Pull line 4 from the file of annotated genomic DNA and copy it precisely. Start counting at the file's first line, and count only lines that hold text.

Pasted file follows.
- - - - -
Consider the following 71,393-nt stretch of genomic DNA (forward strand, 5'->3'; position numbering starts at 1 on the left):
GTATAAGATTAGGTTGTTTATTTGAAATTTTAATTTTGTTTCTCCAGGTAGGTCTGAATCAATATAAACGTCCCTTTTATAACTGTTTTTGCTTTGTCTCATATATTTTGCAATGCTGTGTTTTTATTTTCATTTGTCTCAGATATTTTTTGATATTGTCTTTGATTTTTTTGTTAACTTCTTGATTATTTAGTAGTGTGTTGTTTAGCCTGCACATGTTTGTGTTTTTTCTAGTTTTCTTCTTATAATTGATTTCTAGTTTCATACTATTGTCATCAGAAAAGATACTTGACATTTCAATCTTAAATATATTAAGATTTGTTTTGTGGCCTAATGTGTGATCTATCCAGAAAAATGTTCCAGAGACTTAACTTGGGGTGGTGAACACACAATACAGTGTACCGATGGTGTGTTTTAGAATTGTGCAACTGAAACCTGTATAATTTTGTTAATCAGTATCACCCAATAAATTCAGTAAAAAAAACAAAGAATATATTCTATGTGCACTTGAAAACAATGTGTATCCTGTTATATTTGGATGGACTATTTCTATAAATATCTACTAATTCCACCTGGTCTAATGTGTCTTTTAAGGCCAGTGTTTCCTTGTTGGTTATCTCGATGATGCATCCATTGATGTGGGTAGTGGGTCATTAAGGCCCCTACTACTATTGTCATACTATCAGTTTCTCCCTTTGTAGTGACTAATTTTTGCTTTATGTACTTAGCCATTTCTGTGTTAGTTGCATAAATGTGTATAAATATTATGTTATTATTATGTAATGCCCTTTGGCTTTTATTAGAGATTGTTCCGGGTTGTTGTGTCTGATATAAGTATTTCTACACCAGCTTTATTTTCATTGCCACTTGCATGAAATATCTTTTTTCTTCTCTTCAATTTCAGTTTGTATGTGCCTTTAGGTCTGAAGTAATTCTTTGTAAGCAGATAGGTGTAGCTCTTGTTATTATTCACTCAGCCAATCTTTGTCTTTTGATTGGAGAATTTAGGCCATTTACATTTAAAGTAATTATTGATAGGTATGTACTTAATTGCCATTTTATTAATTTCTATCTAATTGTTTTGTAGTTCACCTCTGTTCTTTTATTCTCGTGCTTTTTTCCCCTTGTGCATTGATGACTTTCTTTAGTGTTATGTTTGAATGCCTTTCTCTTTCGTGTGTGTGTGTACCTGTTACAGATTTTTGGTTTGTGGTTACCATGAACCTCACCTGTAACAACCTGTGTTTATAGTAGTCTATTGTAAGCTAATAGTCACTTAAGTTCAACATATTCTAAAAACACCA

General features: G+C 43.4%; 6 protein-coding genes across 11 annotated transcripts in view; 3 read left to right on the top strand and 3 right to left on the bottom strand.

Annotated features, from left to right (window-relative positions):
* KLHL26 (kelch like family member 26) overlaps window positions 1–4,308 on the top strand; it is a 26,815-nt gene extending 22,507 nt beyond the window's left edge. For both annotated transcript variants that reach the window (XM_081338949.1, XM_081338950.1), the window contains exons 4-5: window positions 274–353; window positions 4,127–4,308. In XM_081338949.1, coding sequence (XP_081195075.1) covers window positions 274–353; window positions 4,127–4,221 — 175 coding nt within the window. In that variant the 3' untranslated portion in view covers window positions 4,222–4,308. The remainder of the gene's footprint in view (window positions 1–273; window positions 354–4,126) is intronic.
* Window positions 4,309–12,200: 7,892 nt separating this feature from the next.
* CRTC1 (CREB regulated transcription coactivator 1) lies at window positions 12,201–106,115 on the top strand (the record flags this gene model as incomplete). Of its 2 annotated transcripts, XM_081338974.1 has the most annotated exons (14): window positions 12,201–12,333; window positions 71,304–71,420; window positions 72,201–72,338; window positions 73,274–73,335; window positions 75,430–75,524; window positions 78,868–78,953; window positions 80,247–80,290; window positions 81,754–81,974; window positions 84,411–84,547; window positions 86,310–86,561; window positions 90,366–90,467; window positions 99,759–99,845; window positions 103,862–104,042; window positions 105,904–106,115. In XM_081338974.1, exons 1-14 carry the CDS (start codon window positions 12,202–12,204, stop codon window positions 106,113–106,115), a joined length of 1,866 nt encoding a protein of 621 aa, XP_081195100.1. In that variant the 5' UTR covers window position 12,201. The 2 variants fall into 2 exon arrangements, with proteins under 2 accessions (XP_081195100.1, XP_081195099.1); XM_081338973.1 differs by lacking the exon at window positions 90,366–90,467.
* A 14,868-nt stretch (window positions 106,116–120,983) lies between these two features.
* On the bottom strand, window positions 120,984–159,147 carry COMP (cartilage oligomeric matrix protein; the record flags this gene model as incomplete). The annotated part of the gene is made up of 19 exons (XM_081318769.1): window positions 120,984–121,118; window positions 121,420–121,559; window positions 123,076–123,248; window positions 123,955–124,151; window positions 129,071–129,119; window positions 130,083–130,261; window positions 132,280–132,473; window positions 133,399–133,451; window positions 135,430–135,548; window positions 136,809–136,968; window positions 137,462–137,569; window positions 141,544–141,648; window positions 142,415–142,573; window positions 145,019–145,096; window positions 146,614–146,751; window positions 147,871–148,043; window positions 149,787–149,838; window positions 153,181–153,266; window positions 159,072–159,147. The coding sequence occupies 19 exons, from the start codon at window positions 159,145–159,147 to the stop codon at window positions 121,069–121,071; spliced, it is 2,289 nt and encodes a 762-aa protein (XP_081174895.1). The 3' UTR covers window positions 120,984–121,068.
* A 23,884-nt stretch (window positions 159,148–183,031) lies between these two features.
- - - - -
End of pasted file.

Annotated features, from left to right (window-relative positions):